The Montgomery B&B

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Throughout the COVID-19 pandemic, there has been a trend in unique staying experiences – something more personal and memorable. At The Montgomery B&B in Starkville, that’s exactly what the host, Lyn Berch, has seen.

“I think people nowadays are looking at out-of-the box, out of the hotel,” she said. “They’re looking for someplace smaller, quaint, quiet.”

by Kristina Domitrovich // photos by Lindsay Pace

The Montgomery sits on a very quaint and quiet piece of land. In fact, Berch has befriended a fox on the property, it waits for her to bring the compost out every evening; and the deer have come to recognize her car and voice, so they don’t run away when she pulls up and starts talking to them.

Berch said most of the guests are returning customers, most of whom are in town for Mississippi State University, whether it’s a game day, graduation, their first campus tour or orientation. Though she’s seen the likes of all kinds of people: Cross-country travelers, people driving their way up the Natchez Trace Parkway, one guest was on their way to the Grammys and even a vigneron.

Berch, who lives at The Montgomery, has worked in the hospitality business her whole life, so she can easily read her customers to determine who would prefer to be on their own, and those searching for company.

“I hang out with my customers,” she said. “But that’s what it’s about –– they want to know about me, and I want to know about them, they want to know how I got here.”

So how did Berch get to The Montgomery? A few years ago, she was at a popular tourist destination in Mexico, meeting people from all over the world. She decided to return stateside, but as a huge fan of the coast, expected to wind up nearly anywhere other than her hometown of Starkville. As luck would have it, her dear friends, Jennifer and Lee Carson, both architecture majors from MSU, contacted Berch to ask if she would be interested in being a live-in host for their latest project, The Montgomery B&B. That was in March 2019.

By May that year, the construction plans were approved, and work began. The owners before the Carsons had done several remodels on the 1837 raised cottage home, like overhauling the kitchen, but the Carsons needed to add a few tweaks to be more compatible for guests, like a covered walkway, so guests don’t have to worry about rain when checking in. The Carsons made several other changes, like putting in a fire suppressant system throughout the house, a “new stairway, four new bathrooms, a lot of painting, tankless hot water heaters, a lot of plumbing,” Berch added.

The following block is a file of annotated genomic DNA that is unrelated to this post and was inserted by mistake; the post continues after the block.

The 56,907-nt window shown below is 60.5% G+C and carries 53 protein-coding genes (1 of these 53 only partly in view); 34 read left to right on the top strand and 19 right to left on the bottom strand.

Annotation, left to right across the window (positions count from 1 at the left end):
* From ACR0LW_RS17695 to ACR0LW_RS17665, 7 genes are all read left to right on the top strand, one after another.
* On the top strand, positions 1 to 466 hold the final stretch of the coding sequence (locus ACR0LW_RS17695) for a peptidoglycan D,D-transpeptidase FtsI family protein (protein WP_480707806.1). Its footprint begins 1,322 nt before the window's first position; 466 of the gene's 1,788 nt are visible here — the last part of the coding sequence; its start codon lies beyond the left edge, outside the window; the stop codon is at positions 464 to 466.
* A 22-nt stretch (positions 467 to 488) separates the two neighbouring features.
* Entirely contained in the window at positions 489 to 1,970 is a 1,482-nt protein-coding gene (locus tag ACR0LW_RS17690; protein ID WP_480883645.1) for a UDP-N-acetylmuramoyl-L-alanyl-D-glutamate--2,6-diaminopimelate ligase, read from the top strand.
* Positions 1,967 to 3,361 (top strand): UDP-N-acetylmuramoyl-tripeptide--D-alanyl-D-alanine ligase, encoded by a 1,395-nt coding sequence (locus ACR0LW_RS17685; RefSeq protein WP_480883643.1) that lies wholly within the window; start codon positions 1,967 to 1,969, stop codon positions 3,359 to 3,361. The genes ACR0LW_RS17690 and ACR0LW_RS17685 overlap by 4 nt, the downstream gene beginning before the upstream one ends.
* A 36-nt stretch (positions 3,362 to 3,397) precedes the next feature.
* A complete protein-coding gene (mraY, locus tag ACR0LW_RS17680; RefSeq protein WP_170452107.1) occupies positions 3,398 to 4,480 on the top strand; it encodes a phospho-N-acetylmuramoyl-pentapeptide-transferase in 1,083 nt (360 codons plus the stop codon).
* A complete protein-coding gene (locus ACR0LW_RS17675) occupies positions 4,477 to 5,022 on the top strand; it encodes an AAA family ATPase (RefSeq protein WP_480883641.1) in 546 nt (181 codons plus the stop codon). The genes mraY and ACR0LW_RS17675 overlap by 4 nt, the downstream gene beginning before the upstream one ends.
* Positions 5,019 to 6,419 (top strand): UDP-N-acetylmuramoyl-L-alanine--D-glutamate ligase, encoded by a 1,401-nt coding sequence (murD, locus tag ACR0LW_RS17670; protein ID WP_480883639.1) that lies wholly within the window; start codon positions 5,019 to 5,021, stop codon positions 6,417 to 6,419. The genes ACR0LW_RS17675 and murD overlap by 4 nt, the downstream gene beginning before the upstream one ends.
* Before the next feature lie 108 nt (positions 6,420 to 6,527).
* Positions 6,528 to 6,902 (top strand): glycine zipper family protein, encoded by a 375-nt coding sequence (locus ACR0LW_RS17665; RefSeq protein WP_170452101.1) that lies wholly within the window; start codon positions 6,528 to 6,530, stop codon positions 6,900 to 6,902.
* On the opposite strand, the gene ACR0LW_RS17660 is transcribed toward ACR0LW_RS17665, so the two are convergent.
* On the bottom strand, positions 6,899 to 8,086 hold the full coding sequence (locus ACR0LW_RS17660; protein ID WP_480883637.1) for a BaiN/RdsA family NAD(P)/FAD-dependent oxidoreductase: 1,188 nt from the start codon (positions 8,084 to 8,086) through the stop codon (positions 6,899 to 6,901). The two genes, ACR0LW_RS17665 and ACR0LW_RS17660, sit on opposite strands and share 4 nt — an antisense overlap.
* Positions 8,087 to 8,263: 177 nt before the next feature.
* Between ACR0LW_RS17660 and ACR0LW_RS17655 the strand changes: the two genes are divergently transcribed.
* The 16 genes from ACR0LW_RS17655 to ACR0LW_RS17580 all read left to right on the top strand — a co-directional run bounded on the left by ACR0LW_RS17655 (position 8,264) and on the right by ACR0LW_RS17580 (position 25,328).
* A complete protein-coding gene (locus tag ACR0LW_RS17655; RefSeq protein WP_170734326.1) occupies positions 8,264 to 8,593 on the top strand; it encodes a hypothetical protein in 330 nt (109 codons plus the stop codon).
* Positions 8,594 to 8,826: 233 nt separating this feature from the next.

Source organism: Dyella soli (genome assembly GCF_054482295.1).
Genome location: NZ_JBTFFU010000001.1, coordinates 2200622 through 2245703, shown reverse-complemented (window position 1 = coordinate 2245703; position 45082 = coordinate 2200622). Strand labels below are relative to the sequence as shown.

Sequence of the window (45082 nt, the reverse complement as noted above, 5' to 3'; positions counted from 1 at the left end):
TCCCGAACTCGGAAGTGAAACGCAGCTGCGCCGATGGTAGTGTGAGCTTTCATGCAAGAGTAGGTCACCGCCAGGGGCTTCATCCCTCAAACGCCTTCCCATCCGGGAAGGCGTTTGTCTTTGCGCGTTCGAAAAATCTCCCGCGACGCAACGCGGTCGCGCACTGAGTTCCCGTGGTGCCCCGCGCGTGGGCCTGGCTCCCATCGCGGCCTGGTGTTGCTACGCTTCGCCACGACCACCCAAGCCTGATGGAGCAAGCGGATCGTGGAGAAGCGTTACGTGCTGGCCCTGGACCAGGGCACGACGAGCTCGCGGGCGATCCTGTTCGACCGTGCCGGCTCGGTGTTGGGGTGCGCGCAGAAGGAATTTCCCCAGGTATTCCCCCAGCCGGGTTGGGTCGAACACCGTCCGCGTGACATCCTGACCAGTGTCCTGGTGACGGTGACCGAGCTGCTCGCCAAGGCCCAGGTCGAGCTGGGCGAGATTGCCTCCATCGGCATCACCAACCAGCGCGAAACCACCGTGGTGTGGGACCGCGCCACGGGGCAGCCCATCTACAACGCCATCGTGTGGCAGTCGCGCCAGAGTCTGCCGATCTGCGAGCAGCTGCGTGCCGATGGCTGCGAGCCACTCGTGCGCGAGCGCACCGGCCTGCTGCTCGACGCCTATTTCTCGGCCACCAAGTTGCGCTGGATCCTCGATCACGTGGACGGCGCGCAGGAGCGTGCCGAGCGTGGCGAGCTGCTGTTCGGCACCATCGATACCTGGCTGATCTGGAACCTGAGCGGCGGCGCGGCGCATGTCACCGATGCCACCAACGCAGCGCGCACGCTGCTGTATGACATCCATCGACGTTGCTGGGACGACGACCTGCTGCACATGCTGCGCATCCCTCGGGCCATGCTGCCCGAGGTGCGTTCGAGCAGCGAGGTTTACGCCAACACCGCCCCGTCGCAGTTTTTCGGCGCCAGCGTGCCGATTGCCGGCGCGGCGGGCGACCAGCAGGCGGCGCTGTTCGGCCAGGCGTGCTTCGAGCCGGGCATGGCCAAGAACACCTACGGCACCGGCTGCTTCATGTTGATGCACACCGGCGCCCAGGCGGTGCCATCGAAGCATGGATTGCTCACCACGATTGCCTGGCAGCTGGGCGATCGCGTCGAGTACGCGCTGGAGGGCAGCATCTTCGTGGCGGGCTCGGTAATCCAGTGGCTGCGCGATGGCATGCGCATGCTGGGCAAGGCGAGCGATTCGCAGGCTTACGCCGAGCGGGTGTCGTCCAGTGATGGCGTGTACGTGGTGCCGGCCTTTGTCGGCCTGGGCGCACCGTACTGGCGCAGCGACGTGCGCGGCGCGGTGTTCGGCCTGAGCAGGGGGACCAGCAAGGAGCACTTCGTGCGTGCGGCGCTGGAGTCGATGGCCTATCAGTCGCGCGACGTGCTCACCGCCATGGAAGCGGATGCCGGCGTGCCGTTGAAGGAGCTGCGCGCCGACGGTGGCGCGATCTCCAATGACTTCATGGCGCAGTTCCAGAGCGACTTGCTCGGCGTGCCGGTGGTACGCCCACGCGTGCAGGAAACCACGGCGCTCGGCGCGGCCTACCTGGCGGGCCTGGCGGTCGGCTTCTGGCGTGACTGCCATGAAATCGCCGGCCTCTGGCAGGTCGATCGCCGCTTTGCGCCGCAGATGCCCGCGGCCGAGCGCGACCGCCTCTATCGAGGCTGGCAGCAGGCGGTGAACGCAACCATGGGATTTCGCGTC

Berch was there for it all, going behind the contractors to clean up and get ready for the next project. Jennifer Carson took on the continual job of hunting auctions, antique stores and estate sales to find furniture from the period.

“Practically everything in this house is from the time period,” Berch said. “Jennifer did a great job going to auctions, estates constantly. Plus, those half-tester beds we have upstairs, those are not easy to find.”

The renovations were completed and the B&B opened for business on Aug. 17, 2019, just in time for football season. By the end of the renovations, there were four rooms available to guests. This year, the Carsons have started to remodel a log cabin right behind the main house, which will be available in time for the 2021 football season.

In a time of vacation rentals like Airbnbs or Vrbos, some travelers are still seeking that personal connection and experience that B&Bs provide. For Berch, getting to interact with and befriend her customers is her favorite part.

“They’re what makes me tick,” she said. “I don’t like to be here in this house if I don’t have customers. I mean, I don’t sleep good –– I don’t sleep at all.”

Whether her customers popped in for a bridal shower, a post-Christening luncheon, a wedding, or anything in between, Berch has a standing rule: Never say goodbye.

“We never say goodbye –– (it’s), ‘Until next time,’” she said. “I don’t tell any of my customers goodbye, and I think someone wrote (a review) and said, ‘What I remember is she never said goodbye. She would not tell us goodbye.’ It’s, ‘See you next time.’ And that means something to them, and it means something to me because I fall in love with my customers.”

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